Mothers who had fevers during their pregnancies were more than twice as likely to have a child with autism or developmental delay, say researchers from the University of California - Davis.
Appearing in the Journal of Autism and Developmental Disorders, the study is thought to be the first to look at how fever from any cause, including flu, and its treatment during pregnancy could affect the likelihood of having a child with autism or developmental delay.
The results showed that flu during pregnancy was not associated with greater risks of having a child with autism or developmental delay. Fever from any cause during pregnancy, however, was far more likely to be reported by mothers of children with autism (2.12 times higher odds) or developmental delay (2.5 times higher odds), as compared with mothers of children who were developing typically. For children of mothers who took anti-fever medication, the risk of autism was not different from the risk in children whose mothers reported no fever.
The study explains that fever is produced by acute inflammation - the short-term, natural immune system reaction to infection or injury - and that chronic inflammation, which no longer serves a beneficial purpose and can damage healthy tissue, may be present in mothers with metabolic abnormalities like diabetes and obesity.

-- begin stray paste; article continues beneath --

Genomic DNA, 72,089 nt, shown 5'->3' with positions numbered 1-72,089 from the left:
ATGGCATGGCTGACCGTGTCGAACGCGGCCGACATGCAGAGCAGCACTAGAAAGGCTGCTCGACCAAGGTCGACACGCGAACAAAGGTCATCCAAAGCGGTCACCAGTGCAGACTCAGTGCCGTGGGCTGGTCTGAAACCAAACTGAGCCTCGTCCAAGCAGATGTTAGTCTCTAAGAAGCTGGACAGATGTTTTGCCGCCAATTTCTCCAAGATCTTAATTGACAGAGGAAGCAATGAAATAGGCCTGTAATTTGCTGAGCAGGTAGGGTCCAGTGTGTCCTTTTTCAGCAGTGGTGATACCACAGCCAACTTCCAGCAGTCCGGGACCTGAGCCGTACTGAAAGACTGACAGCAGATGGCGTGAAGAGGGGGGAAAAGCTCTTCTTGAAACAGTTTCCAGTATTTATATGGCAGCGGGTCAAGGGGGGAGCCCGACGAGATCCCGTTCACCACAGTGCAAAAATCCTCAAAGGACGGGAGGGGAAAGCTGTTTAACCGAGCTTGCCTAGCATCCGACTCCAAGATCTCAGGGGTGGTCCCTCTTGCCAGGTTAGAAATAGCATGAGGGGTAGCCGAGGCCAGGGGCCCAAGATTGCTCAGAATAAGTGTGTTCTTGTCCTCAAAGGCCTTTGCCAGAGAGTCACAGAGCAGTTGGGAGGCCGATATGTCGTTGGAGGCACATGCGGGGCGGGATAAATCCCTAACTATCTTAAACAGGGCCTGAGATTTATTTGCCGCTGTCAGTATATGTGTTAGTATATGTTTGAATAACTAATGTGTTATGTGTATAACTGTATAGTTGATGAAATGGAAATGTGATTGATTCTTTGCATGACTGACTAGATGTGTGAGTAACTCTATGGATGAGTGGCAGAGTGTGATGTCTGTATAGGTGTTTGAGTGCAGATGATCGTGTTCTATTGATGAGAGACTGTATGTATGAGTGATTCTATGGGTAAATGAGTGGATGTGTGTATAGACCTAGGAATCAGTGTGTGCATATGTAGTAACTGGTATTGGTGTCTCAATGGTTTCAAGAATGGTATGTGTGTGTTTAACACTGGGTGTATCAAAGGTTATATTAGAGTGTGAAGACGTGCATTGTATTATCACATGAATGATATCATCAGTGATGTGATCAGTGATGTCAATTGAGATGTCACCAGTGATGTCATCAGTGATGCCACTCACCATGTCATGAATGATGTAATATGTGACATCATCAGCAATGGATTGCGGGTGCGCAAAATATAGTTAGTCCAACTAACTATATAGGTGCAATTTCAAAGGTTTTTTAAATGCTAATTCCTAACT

"When people are infected by bacteria or viruses, the body reacts by mounting a healing response that involves the release of pro-inflammatory cytokines from white blood cells into the bloodstream. Some cytokines are able to cross the placenta, and therefore could reach the fetal central nervous system, potentially altering levels of neurotransmitters and brain development," the researchers note.
"Our study provides strong evidence that controlling fevers while pregnant may be effective in modifying the risk of having a child with autism or developmental delay," said Ousseny Zerbo, lead author of the study. "We recommend that pregnant women who develop fever take anti-pyretic medications and seek medical attention if their fever persists."
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Source: University of California - Davis Health System